The "aromatic" Platanthera_obtusata, photographed by Jason Hollinger

The “aromatic” Platanthera obtusata, by Jason Hollinger [CC BY 2.0 ], via Wikimedia Commons

File this under “orchids are clever”

Researchers have discovered that a bog orchid (Platanthera obtusata) lures its pollinator—tiger mosquitoes—by giving off a smell similar to human body odor.

Sugar Cymbidium orchid by Robert Haynes. Photo ©Tony Harris

Sugar Cymbidium orchid by Robert Haynes. Photo ©Tony Harris

Have your orchid and eat it, too

London-based sugar artist Robert Haynes specializes in creating, and teaching others how to make, “botanically correct sugar flowers.”

Hymenopus coronatus orchid mantis.

The remarkably floral orchid mantis (Hymenopus coronatus) fools many a pollinator. Photo by Frupus [CC 2.0]

Bee careful…

Entomologists are studying the evolution of a praying mantis that looks like an orchid. The female Malaysian orchid mantis (Hymenopus coronatus) attracts orchid pollinators such as bees—and then eats them. 

Get an orchid in your name.

Get a really special orchid for a loved one…

(Your name here) orchid

A Virginia orchid grower will register a new orchid hybrid in your name with the Royal Horticultural Society (the official international register) for $1,500.

Some greenhouses will babysit your orchids for you.

Out-of-sight, out-of-mind until bloom time

Orchid boarding school

Some nurseries will care for your orchids if you’re busy or on vacation, or simply prefer to have experts raise them until the plants are ready to bloom. “As your orchid begins to send up a bloom spike, it is tenderly staked and tied, ready to return to you as it comes into bloom,” says Hamilton Orchids & Plantscapes in Sonoma, California.

 

Buy your Orchid Show tickets in advance for faster entry. Planning a date night? Save more than 30 percent on a special offer for two.

©2017 Chicago Botanic Garden and my.chicagobotanic.org

Winter Bird Feeder Watch

Birding Events at the Forest Preserves - Sat, 01/28/2017 - 10:00am

What birds are visiting the feeders this winter? We’ll help you identify our resident birds and winter migrants and share ways to attract them to your own yard.

The post Winter Bird Feeder Watch appeared first on Forest Preserves of Cook County.

Studying Fungi Amid the Ghost Orchids

Plant Science and Conservation - Tue, 01/24/2017 - 10:05am

Just like magic, a ghost orchid (Dendrophylax lindenii) appears overhead in a Florida swamp. Its pale roots extend like gloved fingers across the bark of a pond apple tree (Annona glabra), while its graceful flower reflects onto the shadowed water below.

Epiphytic ghost orchid roots cling to pond apple tree. Photo @ Lynnaun Johnson

Epiphytic ghost orchid roots cling to a pond apple tree. Photo @ Lynnaun Johnson

Doctoral student Lynnaun Johnson wades over for a closer look. Habitat is shrinking for this reclusive orchid, and he is using a unique approach to better understand the species’ uncommon lifestyle.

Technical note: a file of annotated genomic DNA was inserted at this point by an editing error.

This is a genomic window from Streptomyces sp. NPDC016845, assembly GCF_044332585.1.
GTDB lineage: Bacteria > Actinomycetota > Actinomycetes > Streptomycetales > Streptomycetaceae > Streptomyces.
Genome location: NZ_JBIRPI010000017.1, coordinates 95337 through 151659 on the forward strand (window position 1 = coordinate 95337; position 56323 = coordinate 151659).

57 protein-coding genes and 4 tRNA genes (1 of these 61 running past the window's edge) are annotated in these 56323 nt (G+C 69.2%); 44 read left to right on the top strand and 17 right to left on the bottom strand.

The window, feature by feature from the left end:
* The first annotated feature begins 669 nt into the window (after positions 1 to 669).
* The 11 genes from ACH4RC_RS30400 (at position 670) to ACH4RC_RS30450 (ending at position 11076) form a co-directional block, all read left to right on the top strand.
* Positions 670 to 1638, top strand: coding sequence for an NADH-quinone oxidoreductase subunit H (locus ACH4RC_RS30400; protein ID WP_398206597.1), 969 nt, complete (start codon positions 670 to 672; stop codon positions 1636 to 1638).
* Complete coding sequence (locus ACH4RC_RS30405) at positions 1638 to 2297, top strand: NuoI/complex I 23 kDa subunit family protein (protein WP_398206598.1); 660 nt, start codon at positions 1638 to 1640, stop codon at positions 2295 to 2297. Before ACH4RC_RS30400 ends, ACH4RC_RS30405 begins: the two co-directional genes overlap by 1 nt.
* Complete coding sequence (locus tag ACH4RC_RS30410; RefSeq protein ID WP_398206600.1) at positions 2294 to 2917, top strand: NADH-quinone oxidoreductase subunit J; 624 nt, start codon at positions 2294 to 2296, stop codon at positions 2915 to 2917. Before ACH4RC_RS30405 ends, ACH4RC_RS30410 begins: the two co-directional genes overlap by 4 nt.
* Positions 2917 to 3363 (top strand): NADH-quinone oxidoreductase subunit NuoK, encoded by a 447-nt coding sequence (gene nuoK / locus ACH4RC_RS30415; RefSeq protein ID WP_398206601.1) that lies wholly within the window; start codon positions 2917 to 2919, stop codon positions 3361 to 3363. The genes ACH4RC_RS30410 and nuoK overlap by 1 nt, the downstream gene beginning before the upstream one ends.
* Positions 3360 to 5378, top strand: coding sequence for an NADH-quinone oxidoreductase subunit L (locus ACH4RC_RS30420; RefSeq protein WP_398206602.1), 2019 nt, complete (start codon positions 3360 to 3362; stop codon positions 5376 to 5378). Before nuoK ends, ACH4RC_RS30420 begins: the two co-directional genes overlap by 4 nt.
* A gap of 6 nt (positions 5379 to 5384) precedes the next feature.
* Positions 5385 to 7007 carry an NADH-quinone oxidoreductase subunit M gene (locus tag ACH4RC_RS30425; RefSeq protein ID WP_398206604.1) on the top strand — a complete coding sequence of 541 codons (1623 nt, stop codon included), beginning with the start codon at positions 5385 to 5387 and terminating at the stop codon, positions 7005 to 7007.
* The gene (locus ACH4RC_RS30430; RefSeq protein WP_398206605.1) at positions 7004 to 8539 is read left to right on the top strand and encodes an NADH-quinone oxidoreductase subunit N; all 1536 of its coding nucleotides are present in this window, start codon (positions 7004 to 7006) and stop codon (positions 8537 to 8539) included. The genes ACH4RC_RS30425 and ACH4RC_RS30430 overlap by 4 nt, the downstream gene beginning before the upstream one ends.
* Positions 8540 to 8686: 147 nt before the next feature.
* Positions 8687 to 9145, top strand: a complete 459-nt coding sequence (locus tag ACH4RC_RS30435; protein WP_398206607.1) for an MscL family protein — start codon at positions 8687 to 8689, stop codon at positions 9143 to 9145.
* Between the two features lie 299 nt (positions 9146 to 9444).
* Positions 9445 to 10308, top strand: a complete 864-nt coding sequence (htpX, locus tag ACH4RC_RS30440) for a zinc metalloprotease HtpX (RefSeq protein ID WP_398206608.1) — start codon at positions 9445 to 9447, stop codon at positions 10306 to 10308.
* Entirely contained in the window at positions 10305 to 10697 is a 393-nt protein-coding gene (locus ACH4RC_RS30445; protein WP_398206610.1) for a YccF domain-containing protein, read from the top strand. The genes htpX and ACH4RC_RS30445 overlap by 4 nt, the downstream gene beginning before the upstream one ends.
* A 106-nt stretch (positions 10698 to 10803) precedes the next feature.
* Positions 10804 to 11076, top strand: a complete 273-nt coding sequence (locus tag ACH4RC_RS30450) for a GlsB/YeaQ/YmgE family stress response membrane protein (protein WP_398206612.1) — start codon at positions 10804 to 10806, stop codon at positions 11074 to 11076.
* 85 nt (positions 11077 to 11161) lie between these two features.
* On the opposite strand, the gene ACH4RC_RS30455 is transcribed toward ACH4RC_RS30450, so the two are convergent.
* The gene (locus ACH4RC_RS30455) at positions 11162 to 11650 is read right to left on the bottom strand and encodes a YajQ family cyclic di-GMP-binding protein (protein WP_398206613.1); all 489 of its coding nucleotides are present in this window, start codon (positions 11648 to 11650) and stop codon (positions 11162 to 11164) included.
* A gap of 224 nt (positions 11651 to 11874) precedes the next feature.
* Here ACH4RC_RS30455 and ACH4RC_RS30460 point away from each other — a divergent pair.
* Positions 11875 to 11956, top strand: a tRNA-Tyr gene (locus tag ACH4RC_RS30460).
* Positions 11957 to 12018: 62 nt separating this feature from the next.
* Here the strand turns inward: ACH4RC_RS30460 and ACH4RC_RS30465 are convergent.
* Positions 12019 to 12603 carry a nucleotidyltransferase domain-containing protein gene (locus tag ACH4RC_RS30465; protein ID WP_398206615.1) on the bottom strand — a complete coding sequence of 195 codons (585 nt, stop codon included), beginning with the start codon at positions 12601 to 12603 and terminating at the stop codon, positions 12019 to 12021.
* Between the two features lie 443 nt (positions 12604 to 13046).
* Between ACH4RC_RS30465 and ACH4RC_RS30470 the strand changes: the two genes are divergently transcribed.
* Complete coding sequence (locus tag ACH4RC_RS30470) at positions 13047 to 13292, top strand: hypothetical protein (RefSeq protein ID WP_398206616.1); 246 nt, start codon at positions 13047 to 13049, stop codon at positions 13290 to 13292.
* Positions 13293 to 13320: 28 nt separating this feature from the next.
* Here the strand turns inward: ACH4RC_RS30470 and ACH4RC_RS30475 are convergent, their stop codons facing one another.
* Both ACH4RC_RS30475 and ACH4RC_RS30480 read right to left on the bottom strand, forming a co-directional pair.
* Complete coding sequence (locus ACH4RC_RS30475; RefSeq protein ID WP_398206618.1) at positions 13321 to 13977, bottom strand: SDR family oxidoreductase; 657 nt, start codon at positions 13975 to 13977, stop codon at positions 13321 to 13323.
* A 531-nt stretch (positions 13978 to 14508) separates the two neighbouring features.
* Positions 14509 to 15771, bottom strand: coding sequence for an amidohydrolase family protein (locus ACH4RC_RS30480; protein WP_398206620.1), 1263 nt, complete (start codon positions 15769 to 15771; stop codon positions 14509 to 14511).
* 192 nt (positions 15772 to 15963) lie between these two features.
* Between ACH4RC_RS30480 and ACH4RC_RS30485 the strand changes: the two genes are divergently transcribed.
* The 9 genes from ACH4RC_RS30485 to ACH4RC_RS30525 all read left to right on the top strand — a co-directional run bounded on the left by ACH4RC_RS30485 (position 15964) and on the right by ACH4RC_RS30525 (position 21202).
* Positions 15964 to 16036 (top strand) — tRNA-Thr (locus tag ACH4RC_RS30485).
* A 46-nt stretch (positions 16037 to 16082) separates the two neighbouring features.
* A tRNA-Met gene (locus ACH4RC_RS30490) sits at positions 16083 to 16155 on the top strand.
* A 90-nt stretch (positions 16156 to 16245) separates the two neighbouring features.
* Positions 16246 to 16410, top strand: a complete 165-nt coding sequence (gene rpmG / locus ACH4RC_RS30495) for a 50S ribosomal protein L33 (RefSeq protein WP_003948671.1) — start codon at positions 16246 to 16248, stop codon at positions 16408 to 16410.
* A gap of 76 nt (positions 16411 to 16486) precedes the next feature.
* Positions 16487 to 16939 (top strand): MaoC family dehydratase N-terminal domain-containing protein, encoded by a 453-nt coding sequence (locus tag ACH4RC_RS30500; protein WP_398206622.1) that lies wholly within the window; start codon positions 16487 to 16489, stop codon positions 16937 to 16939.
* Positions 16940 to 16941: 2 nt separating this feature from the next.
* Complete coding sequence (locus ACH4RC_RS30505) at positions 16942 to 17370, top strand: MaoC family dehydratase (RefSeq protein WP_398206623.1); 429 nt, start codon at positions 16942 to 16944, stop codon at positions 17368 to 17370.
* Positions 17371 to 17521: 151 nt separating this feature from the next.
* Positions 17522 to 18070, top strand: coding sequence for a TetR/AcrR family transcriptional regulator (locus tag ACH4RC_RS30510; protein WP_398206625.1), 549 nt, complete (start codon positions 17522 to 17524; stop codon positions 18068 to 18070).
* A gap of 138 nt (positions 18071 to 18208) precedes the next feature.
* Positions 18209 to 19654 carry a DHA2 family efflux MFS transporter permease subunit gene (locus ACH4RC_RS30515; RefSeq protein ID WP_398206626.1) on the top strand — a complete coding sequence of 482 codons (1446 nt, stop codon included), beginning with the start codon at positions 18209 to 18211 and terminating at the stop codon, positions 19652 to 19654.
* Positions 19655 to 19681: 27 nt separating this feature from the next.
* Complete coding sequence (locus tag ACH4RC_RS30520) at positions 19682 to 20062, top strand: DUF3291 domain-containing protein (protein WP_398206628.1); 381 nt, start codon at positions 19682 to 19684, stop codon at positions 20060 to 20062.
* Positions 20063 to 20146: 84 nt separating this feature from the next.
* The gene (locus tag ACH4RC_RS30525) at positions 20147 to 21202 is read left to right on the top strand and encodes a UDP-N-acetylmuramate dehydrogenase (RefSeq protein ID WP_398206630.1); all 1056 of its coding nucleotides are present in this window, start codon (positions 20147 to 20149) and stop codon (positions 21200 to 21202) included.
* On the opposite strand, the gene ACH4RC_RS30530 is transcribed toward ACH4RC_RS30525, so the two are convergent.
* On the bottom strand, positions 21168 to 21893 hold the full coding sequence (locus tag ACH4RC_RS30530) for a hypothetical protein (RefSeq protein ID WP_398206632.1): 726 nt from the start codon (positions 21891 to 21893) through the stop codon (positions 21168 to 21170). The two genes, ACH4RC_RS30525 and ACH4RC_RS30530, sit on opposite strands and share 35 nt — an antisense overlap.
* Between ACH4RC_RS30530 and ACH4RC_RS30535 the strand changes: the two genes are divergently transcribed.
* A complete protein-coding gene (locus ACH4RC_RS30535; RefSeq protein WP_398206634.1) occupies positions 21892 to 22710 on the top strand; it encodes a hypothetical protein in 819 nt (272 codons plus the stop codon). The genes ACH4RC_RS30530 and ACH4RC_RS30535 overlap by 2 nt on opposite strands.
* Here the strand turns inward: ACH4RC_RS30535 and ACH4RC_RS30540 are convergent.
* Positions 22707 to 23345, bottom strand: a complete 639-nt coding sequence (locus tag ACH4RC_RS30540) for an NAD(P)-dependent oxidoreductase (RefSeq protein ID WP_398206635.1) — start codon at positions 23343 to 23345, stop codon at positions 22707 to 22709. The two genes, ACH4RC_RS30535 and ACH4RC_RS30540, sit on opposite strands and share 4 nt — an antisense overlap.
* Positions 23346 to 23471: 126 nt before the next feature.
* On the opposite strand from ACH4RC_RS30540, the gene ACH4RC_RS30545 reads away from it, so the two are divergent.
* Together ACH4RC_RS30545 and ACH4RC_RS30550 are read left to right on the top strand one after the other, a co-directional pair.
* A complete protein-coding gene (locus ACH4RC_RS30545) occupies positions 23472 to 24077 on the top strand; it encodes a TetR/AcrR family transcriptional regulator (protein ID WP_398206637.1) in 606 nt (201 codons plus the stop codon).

During March 2016 fieldwork in the Florida Panther National Wildlife Refuge, Johnson went deeper every day—even when it meant paddling his canoe within 10 feet of a sunstruck alligator to reach the widely dispersed plants. Each time he located an orchid, he looked past the plant and took a sample from the bark of its host tree.

“What I’m interested in primarily is identifying the fungi within the habitat of these particular orchids,” said Johnson. “If you are going to place a ghost orchid out in nature and it can’t acquire nutrients or it doesn’t form the right associations with mycorrhizal fungi, it’s not going to survive,” he explained. “If these trees have a particular suite of fungi, that might be something that we need to consider in terms of a healthy population.”

Species within the orchid family are generally known to depend on fungi to help them through key stages of life, such as growing from a seed into a seedling. But there are differences in how those partnerships work. When an orchid lives in soil, the fungi help move water and nutrients to and from the roots. But when the orchid lives on a tree, scientists are less certain of what occurs.

Lynnaun Johnson wades toward a ghost orchid.

Lynnaun Johnson wades toward a ghost orchid.

Until recently, they believed that orchids growing on trees were less likely to depend on fungi long term. This belief was encouraged by the discovery that the prominent roots of plants like the ghost orchid actually conduct photosynthesis—a process in which sunlight becomes sugar. That process is managed by leaves in many other orchid species. If the roots are so full of nutrients, do they really need any help from fungi?

A ghost orchid grows in the wild. Photo © Rebecca Weil.

A ghost orchid grows in the wild. Photo © Rebecca Weil.

They sure do, said Johnson and his collaborators, who examined the roots of another tree-bound orchid species, the vanilla orchid (Vanilla planifolia). Using modern technology called high-throughput sequencing that can produce more detailed results than ever before, they found that epiphytic orchids—those that grow on trees—also rely on fungi to carry out essential functions. “We know the importance of photosynthesis, but that doesn’t mean if a plant is photosynthesizing it’s healthy. It means it will continue to rely on fungi to grow and develop,” said Johnson. He recently documented the presence of fungi in the roots of ghost orchid root samples from his field work.